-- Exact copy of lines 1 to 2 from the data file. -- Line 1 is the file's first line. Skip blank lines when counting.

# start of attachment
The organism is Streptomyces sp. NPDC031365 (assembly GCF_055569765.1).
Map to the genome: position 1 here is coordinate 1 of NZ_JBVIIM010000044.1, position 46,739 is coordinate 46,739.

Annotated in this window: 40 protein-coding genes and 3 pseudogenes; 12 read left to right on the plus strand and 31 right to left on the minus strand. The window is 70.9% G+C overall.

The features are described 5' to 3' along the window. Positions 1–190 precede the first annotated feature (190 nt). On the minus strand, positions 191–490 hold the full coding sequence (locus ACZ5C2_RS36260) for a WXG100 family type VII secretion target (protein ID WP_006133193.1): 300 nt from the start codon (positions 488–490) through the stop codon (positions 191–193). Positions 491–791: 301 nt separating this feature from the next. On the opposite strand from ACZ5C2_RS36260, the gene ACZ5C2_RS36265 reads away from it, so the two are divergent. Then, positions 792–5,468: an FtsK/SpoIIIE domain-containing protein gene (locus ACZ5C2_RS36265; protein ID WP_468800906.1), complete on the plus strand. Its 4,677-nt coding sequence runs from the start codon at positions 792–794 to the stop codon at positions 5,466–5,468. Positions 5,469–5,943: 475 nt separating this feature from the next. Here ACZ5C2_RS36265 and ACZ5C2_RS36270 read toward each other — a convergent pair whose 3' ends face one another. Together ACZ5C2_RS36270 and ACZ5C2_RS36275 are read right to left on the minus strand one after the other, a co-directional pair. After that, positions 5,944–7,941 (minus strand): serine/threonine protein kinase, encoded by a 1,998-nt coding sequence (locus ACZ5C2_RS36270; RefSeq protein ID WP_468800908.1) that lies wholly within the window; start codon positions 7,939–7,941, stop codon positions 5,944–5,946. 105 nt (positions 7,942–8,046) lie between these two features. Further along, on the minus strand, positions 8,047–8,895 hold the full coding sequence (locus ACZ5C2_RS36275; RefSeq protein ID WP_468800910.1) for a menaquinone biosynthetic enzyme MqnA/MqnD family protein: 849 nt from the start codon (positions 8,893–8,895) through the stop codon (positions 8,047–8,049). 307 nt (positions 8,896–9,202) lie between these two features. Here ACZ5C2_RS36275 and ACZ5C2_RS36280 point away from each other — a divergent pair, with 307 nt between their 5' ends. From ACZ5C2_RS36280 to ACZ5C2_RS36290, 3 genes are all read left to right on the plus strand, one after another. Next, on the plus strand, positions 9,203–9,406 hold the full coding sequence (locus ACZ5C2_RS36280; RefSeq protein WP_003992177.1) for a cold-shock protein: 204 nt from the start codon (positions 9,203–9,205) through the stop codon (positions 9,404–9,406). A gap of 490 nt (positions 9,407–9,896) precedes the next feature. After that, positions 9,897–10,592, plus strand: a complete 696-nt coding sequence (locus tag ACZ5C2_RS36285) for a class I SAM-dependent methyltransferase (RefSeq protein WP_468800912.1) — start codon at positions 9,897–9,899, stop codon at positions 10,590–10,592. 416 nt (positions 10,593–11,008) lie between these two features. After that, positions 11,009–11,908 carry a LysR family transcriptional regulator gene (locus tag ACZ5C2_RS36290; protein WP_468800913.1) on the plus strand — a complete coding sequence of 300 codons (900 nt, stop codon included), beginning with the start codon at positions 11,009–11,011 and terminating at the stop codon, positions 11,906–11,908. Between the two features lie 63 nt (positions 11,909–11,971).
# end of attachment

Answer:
The organism is Streptomyces sp. NPDC031365 (assembly GCF_055569765.1).
Map to the genome: position 1 here is coordinate 1 of NZ_JBVIIM010000044.1, position 46,739 is coordinate 46,739.